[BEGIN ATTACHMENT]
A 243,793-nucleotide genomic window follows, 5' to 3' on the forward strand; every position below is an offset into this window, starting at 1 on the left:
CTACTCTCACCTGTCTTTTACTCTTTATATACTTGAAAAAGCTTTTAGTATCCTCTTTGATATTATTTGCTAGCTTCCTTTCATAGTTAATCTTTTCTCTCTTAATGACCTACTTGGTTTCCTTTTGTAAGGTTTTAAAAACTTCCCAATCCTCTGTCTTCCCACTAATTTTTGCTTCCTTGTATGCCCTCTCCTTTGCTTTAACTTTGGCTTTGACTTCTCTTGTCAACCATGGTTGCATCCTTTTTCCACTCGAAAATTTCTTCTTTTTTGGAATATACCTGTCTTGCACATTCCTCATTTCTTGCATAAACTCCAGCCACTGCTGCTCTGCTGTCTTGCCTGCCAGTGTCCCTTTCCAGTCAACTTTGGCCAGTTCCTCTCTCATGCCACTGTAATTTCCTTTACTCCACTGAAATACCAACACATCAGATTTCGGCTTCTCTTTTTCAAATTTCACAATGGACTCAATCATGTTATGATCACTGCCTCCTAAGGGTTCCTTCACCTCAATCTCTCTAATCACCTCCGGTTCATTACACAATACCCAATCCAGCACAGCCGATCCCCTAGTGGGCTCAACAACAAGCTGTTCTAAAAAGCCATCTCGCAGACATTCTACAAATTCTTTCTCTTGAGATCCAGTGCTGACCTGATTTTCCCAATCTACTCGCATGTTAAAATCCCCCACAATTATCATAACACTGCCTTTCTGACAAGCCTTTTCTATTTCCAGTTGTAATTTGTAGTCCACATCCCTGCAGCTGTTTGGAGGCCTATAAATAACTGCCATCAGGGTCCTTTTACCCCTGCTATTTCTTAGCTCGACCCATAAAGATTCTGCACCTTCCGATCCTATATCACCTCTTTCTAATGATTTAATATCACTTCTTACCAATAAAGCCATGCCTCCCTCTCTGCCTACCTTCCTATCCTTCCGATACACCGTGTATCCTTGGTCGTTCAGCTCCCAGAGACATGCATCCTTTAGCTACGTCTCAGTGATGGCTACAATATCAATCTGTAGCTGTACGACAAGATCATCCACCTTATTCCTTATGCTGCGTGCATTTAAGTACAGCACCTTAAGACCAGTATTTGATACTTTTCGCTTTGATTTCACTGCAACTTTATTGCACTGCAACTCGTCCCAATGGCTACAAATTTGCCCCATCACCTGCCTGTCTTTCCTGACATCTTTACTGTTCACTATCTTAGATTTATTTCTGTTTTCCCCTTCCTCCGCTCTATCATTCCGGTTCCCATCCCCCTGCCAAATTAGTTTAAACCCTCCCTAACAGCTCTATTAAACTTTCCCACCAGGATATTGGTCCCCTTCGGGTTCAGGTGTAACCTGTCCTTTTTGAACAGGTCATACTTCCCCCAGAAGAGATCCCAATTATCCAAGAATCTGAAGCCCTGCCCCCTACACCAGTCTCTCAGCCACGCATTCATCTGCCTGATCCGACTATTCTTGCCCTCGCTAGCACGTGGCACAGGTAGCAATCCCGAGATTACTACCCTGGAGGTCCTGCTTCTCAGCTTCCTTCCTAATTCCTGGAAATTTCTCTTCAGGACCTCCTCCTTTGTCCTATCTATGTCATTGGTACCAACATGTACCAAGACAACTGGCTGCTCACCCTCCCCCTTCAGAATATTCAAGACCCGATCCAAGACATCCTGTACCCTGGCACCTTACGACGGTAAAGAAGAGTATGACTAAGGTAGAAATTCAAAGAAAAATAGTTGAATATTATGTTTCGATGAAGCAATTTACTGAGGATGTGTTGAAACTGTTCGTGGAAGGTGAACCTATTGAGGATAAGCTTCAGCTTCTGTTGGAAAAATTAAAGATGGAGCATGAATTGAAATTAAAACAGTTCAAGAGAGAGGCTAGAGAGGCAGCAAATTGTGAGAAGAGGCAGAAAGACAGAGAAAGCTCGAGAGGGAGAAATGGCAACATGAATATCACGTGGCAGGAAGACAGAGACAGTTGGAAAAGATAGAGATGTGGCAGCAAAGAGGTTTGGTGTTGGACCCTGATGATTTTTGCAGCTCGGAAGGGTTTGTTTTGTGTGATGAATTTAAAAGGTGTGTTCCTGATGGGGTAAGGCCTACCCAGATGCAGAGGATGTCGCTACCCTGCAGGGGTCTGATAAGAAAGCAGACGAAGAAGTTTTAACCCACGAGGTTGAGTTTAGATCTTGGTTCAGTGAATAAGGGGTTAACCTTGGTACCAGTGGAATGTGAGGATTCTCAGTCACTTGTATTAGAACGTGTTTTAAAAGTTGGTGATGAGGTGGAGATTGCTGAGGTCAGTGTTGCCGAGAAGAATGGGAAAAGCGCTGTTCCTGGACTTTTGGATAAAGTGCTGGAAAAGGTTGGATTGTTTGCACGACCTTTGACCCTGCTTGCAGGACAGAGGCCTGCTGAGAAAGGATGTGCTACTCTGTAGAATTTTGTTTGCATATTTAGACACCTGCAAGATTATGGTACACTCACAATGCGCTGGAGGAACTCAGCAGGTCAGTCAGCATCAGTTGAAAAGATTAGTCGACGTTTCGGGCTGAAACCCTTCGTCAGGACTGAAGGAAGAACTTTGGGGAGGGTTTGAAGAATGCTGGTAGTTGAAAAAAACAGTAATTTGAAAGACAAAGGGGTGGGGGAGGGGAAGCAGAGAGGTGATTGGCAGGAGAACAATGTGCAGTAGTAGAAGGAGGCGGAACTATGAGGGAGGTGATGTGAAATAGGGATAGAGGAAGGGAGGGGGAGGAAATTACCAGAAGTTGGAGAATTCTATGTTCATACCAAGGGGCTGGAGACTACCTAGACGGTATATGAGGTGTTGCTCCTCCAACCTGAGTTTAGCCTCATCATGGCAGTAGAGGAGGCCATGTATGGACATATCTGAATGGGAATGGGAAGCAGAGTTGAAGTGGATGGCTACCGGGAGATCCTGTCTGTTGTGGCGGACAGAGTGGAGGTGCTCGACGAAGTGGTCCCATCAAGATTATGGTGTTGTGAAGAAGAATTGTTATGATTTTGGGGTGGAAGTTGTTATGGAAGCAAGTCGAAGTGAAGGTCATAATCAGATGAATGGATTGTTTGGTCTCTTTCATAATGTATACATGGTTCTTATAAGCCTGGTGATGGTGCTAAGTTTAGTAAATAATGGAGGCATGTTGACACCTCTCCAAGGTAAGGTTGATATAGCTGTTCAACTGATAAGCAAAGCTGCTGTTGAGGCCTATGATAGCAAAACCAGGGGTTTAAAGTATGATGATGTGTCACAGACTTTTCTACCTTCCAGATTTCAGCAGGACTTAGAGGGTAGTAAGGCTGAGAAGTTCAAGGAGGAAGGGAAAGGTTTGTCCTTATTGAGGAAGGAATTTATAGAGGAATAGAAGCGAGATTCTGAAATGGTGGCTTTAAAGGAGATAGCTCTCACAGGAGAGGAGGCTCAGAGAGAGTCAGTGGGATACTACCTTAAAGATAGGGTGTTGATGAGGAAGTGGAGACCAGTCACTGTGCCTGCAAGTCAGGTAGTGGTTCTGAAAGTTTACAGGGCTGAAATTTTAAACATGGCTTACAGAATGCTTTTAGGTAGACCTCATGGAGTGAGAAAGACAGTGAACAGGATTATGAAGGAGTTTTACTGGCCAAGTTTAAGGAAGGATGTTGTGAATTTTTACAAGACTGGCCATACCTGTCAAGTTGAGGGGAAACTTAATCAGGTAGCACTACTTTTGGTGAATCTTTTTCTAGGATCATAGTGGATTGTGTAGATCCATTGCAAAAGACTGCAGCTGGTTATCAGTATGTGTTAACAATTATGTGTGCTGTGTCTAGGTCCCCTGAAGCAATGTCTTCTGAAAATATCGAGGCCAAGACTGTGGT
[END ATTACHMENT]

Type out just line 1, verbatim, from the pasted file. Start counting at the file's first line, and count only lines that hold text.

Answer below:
A 243,793-nucleotide genomic window follows, 5' to 3' on the forward strand; every position below is an offset into this window, starting at 1 on the left: